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William Shatner’s Blue Origin space trip left him ‘terrified’



Billionaire Jeff Bezos’ Blue Origin charges the most for space trips, but some customers may feel “overwhelming sadness” during the journey. That’s how William Shatner described the feeling of his trip out of Earth’s atmosphere last year, which he made thanks to an invitation from Amazon founder.

The Star Trek alum describes the experience in his new book Go bold: Reflect on life full of wonder and wonderan excerpt in it Diversity published this week.

Shatner, who looks like Captain James T. Kirk, writes: “I love the mystery of the universe… The stars exploded years ago, their light reaching us years later; black holes absorb energy; satellites show us entire galaxies in regions believed to be completely devoid of matter… all of which has amazed me for many years. ”

But it seems he was caught off guard by his own reaction to the “terrible cold of space” surrounding the planet’s “nourishing, life-sustaining” planet.

“When I looked in the opposite direction, into space, there was no mystery, no intimidating grandeur… all I saw was death,” he wrote. “I saw an emptiness, dark, cold. It is unlike any black you can see or feel on Earth. It is deep, all-encompassing, all-encompassing.”

He also feels sad, he wrote, for the damage being done to the planet:

“Every day, we are confronted with the knowledge of the deeper destruction of the Earth at our fingertips: the extinction of species of animals, plants and animals…things that have taken 5 billion years. to grow, and suddenly we’ll never see them again because of human interference. It scared me terribly. My trip into space was supposed to be a celebration; instead, it’s like a funeral.”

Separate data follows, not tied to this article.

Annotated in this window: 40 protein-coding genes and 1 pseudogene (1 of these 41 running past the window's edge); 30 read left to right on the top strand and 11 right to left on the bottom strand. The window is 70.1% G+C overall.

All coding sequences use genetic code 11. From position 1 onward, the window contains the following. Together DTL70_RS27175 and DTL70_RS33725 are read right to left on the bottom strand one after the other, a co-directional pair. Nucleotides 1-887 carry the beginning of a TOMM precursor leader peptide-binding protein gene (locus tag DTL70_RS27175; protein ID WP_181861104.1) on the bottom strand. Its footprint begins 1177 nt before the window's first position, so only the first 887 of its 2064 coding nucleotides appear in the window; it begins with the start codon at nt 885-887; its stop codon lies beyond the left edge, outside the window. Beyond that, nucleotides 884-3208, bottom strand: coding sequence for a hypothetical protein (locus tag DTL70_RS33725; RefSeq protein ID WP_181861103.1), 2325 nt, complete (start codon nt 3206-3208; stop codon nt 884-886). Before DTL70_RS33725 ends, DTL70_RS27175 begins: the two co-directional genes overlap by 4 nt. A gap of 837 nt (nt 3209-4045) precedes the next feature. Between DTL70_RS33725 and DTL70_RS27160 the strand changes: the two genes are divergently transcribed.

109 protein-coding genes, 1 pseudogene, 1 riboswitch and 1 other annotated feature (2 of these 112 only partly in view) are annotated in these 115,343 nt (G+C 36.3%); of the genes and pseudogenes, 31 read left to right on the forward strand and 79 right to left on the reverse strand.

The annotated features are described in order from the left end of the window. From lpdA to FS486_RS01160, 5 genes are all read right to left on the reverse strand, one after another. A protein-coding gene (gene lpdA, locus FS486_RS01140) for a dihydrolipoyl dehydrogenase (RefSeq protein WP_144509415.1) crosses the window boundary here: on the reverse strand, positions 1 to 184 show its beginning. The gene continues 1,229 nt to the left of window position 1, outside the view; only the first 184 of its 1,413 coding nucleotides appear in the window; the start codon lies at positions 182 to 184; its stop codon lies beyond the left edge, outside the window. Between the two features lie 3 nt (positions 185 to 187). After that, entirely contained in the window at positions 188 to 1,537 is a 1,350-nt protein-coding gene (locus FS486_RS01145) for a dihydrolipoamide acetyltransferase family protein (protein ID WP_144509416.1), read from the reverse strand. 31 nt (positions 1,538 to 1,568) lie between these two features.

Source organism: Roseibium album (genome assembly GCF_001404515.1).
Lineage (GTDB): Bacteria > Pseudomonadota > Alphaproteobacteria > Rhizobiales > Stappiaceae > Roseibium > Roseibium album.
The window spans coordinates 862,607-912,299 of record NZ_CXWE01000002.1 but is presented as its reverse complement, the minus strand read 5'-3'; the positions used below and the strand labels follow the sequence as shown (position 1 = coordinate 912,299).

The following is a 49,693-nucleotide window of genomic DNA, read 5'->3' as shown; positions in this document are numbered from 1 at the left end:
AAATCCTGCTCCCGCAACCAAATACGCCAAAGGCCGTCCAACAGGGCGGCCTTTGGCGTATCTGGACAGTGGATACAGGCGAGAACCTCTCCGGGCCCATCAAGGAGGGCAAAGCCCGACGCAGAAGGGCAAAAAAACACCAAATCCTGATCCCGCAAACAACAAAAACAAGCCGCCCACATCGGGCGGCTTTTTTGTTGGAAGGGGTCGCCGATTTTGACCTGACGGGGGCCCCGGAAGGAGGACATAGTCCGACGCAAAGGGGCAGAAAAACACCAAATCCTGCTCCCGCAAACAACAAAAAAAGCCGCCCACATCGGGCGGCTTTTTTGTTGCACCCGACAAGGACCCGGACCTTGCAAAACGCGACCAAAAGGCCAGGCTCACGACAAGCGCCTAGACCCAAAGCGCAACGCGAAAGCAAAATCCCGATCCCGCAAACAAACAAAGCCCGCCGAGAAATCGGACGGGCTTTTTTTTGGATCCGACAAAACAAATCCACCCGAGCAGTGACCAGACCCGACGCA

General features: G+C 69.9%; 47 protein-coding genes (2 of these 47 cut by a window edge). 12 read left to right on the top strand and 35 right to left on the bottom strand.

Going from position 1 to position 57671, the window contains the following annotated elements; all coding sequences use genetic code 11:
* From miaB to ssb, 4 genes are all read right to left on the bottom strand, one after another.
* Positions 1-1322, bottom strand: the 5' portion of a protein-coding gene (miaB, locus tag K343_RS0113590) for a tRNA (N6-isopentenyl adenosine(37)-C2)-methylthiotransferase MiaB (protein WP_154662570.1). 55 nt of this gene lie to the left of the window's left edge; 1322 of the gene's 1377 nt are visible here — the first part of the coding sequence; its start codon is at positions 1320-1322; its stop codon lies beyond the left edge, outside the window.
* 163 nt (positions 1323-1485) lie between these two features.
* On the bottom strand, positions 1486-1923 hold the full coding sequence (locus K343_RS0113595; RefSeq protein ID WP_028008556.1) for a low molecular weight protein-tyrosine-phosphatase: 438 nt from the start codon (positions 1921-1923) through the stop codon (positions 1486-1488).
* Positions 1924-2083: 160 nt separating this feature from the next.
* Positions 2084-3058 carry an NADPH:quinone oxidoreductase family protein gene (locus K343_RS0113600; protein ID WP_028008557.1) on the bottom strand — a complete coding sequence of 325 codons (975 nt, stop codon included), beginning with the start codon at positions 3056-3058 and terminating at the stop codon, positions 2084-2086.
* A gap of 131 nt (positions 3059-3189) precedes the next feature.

The privately owned Blue Origin, founded in 2000 and funded by Bezos, has brought dozens of paying customers door-to-door. Its New Shepard rocket system takes passengers 62 miles above the planet, where they experience microgravity before the bullet returns to land by parachute.

How much does the customer have to pay? very differentwith some celebrities — including Shatner and former NFL star Michael Strahan — being offered free flights while others spend more than $20 million.

Bezos himself is one of the first passengers in 2021, when he joins others for the first crewed launch.

The journey is not without risks. Last month, a new Shepard turbocharged engine flared up during the ascent, make a rocket fall in the Texas desert. The capsule, in that case without a crew, successfully ejected from the rocket and parachuted back to safety.

Shatner, 90 years old at the time of his trip, was well aware of the risks. He wrote:

“The ground staff kept reassuring us along the way. ‘Everything’s gonna Be Alright. Don’t worry about anything. It’s okay. ‘ Sure, they’re easy to say, I think. They can stay here on the ground… When the day finally came, I couldn’t get Hindenburg out of my head. It’s not enough to cancel, of course — I consider myself a pro, and I’m already booked. The show had to go on. “

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